On March 3, 1991, in Los Angeles, a high-speed chase was initiated by California Highway Patrol officer Melanie Singer after motorist Rodney King was observed behind the wheel of a 1988 white Hyundai Excel traveling at a high speed of over 100 MPH. The chase ended on the right shoulder of Foothill Boulevard. Koon and four other officers (Laurence Powell, Timothy Wind, Theodore Briseño and Rolando Solano) attempted to arrest King. The officers stated that King resisted arrest and Officers Powell, Wind and Briseño had to use force to subdue him. The incident was videotaped by a nearby resident, George Holliday, who gave it to local TV station KTLA. The station aired parts of the video and CNN aired it the next day. The police officers were tried for the use of excessive force in state court in Simi Valley in 1992 and acquitted on April 29 that year. Later the same day the 1992 Los Angeles riots erupted, which went on to claim the lives of fifty-three people. In 1993, the four officers were tried in a federal court in Los Angeles; Koon and Powell were convicted of violating King's civil rights and sentenced to 30 months in prison.
In his 1992 book, Presumed Guilty: The Tragedy of the Rodney King Affair, Koon defended his actions and blamed the riots on the media and community leaders. He appeared as a guest on A Closer Look with Faith Daniels on October 24, 1992.
The initial sentencing of officers Powell and Koon was appealed to the United States Supreme Court on the issue of whether the Federal District Court properly applied departures from the Federal Sentencing Guidelines when it granted two downward departures to 30 months from section 242 of the sentencing guidelines, in Koon v. United States, 518 US 81 (1996). Ultimately, the Court affirmed the lower court and allowed the officers' sentences to be significantly reduced to 30 months due to 3 factors: King's own provocation and the officers' susceptibility to abuse in prison along with their successive prosecutions in state and federal courts. The court disallowed reductions resulting from the unlikelihood of them repeating the same crime and for the fact that a felony conviction rendered both of them ineligible for future law enforcement employment. This was attributed to the Federal Sentencing Commission having previously disallowed reductions for low recidivism, as that is what the lower range of the federal guidelines entail. Losing one's career is almost certain after a felony committed under color of law, so the court stated that an offense under official conduct could not have a reduction for loss of career.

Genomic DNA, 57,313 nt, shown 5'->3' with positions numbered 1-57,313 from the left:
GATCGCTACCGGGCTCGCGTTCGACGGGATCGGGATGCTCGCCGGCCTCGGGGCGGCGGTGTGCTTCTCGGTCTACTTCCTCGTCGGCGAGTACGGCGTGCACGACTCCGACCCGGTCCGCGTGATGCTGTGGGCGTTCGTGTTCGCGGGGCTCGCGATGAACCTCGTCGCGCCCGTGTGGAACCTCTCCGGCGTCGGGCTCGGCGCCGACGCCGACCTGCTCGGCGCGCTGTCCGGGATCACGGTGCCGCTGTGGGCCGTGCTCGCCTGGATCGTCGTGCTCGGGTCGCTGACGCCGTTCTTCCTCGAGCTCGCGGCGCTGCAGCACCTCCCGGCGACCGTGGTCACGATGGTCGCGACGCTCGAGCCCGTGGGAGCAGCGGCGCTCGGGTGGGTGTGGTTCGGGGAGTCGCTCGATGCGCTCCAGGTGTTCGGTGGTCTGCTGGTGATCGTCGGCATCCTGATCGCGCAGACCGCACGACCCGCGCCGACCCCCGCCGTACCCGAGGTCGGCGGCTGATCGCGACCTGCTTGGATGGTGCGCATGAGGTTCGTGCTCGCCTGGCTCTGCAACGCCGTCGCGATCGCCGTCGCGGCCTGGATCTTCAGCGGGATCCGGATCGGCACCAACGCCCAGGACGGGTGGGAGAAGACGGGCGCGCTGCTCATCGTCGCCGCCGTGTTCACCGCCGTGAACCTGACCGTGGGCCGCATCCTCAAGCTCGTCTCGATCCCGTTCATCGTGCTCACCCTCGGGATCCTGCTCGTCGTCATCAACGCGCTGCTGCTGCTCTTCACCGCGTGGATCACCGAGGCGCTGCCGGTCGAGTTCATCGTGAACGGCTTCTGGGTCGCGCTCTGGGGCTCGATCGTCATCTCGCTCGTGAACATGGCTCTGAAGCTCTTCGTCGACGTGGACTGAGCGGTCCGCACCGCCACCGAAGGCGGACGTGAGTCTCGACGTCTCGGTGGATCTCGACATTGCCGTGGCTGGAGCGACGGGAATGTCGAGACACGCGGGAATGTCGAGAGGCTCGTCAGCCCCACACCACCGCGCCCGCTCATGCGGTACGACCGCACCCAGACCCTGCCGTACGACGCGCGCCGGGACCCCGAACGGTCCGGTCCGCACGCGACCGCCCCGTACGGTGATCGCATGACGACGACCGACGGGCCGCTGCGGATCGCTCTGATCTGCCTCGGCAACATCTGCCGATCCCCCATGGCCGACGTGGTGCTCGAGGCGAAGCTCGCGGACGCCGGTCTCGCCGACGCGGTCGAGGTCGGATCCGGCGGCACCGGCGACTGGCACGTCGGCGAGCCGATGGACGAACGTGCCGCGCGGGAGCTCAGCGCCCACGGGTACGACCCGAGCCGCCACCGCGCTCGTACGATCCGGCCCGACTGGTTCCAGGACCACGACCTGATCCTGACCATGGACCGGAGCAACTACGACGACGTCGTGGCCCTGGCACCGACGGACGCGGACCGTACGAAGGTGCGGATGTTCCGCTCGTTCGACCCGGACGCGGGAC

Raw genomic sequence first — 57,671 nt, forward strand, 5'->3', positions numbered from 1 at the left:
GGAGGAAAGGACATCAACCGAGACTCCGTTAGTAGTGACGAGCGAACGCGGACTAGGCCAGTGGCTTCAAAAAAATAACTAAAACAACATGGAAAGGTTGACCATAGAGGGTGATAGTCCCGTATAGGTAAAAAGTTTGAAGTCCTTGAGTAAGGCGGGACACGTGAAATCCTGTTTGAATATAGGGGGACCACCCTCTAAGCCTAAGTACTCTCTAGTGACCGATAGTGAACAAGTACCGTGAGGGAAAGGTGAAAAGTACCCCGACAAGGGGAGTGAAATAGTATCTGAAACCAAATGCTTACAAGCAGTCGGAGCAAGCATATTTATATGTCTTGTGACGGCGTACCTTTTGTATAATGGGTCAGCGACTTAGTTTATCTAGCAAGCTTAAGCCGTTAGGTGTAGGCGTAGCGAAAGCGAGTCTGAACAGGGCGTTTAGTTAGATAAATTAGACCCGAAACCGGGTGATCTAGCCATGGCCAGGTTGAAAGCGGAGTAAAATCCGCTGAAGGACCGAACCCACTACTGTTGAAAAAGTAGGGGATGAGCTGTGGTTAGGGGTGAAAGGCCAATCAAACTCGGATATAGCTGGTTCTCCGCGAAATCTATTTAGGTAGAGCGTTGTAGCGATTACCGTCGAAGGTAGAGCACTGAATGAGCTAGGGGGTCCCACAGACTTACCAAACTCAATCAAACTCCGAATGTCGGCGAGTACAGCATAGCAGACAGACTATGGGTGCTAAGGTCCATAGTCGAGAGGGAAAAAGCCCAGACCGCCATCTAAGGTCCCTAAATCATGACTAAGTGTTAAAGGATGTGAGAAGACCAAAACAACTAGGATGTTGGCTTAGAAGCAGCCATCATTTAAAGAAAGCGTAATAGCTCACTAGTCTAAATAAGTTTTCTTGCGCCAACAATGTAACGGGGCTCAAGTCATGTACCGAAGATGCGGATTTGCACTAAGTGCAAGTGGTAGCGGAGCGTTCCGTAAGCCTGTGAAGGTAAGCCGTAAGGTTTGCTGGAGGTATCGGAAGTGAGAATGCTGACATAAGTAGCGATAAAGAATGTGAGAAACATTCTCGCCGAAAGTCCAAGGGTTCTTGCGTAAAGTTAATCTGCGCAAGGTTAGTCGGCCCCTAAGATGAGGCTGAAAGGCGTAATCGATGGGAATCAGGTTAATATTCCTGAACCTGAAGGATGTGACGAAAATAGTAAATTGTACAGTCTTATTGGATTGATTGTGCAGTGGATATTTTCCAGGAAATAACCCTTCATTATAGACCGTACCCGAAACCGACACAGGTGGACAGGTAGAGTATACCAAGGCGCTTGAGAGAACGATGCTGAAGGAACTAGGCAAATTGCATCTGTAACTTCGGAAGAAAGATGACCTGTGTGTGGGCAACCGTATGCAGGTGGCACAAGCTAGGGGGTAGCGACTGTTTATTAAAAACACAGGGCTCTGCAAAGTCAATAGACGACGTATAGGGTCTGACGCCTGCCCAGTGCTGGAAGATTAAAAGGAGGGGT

Koon served his sentence at the Federal Correctional Institution in Dublin, California, and the Federal Work Camp in Sheridan, Oregon. He was released on October 15, 1995 to a Riverside County, California halfway house.
In November 1995, a gunman, 35-year old Randall Tolbert, entered the halfway house and demanded to know where Koon was. Koon was on a holiday pass at the time. The gunman took three hostages, one of whom, 67-year old Karl Milan, he later shot and killed before being killed himself by the sheriff's SWAT team during a shootout.
Koon eventually moved to Castaic, north of Los Angeles. In 2012, he began working as a chauffeur in Los Angeles for the limousine company Music Express where his patrons have included notable people like former vice president Al Gore and actor and political commentator D. L. Hughley.
Both Koon and his fellow LAPD officer Laurence Powell have been used as symbols of racism in hip hop and related music. He is referenced by rap metal band Rage Against the Machine in their song "Vietnow", from their 1996 album, Evil Empire. He is also mentioned in the Ice Cube song "Really Doe" from his 1993 album Lethal Injection. Koon was also namechecked in The Simpsons' episode "Sideshow Bob Roberts" by conservative commentator Birch Barlow as an example of someone "railroaded by our liberal justice system." As well, he was parodied twice in 1993 by Jim Carrey on the American sketch comedy television series In Living Color.
Koon has a bachelor's degree and a master's degree in criminal justice from California State University in Los Angeles, and a master's degree in public administration from the University of Southern California.